Fallon Brodie (left) and Jayme Bell, grade 7 students at Rockheights middle school, clean off a headstone at the God’s Acre Cemetery. (Nicole Crescenzi/VICTORIA NEWS)

Fallon Brodie (left) and Jayme Bell, grade 7 students at Rockheights middle school, clean off a headstone at the God’s Acre Cemetery. (Nicole Crescenzi/VICTORIA NEWS)

Rockheights middle school students connect with fallen veterans

Grade 7s clean headstones at God’s Acre Cemetery in Esquimalt to prepare for its 150th anniversary

Grade 7 students from Rockheights middle school had an interesting field trip recently; they were at the God’s Acre Cemetery in Esquimalt to clean off the headstones of veterans who rest there.

“We like to come down at this time of the year in the spring when the weather is nice to give back to the community,” said teacher Sean Rumble. “About a quarter of the students at Rockheights are part of military families, so it’s important to us and to the community.”

Every year, students read the names and dates on the headstones and find a lot of meaning in reflecting on the fallen military members’ lives, he said, especially those youth who have relatives in the cemetery.

“It’s just another connection to people that matter,” Rumble added.

The cleaning is in preparation for a larger ceremony happening May 31 to celebrate the 150th anniversary of the cemetery. The candlelight vigil includes a visit from the new Lt.-Gov. Janet Austin, as well as the Veterans Ombudsman, Guy Parent.

READ: From the archives: The history of God’s Acre and Fort Macaulay

Students interviewed by the News felt it was a worthwhile way to spend their time. “I feel good because we’re helping people, making it look pretty and honouring them I guess,” said Emily Renaud.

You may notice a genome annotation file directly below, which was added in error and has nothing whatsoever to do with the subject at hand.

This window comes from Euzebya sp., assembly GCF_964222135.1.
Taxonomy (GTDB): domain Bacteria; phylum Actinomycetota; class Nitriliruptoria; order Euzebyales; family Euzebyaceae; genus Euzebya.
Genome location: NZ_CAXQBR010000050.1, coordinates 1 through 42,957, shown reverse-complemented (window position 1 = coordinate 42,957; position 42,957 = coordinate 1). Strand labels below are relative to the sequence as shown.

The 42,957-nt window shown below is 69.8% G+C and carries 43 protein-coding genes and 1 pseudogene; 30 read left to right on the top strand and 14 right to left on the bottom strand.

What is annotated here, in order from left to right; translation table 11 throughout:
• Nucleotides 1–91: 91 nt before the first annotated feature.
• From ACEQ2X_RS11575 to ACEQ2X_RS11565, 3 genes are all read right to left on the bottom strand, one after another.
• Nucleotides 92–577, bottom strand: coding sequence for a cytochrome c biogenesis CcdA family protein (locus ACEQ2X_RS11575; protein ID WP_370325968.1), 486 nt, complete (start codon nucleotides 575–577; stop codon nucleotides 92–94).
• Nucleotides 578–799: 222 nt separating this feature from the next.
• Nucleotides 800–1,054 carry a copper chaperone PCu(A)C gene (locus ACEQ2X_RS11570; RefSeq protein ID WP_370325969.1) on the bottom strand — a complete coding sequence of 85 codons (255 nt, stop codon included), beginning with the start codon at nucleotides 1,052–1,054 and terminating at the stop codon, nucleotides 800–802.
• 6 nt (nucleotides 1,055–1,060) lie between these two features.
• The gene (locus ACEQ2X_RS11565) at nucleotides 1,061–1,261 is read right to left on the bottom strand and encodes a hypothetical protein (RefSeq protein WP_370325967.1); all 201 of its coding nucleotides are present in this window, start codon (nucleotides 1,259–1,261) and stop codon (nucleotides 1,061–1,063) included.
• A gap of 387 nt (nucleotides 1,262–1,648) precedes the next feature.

Others were conscientious about their actions at the cemetery.

“I just want to avoid disrespecting anyone here today, because I feel it’s pretty easy to do something disrespectful at a grave site,” said Fallon Brodie, “I think we should do it more often.”

Added schoolmate Domanic Bland: “It’s not as bad as I thought it would be, it’s pretty fun,” he said. “It’s respectful for the people who died and stuff like that, you want to keep gravestones clean.”

Some students spoke about members of their families who served in the Canadian military. They found it very meaningful to work amongst the graves.

“My great-grandpa on my dad’s side served in the military as a gunner on the ship, his name was Lucas Abercrombie,” said Drew Abercrombie. “He died when I was three months old so I never got to meet him … It’s pretty cool just to see everyone serving the military over the years, especially the older people in World War One and Two, and to honour them here today is pretty cool.”

“My old family members were in the military,” added Sean Robertson. “It’s great because we get to give back to the community for what they did for us, and it’s nice to see that everybody’s giving respect.”

The candlelight vigil is open to the public and begins at 6:45 p.m. on May 31. The cemetery is accessible via 1190 Colville Rd., between the 12th and 17th holes at Gorge Vale Golf Club.

nicole.crescenzi@vicnews.com

cemeteryRockheights middle school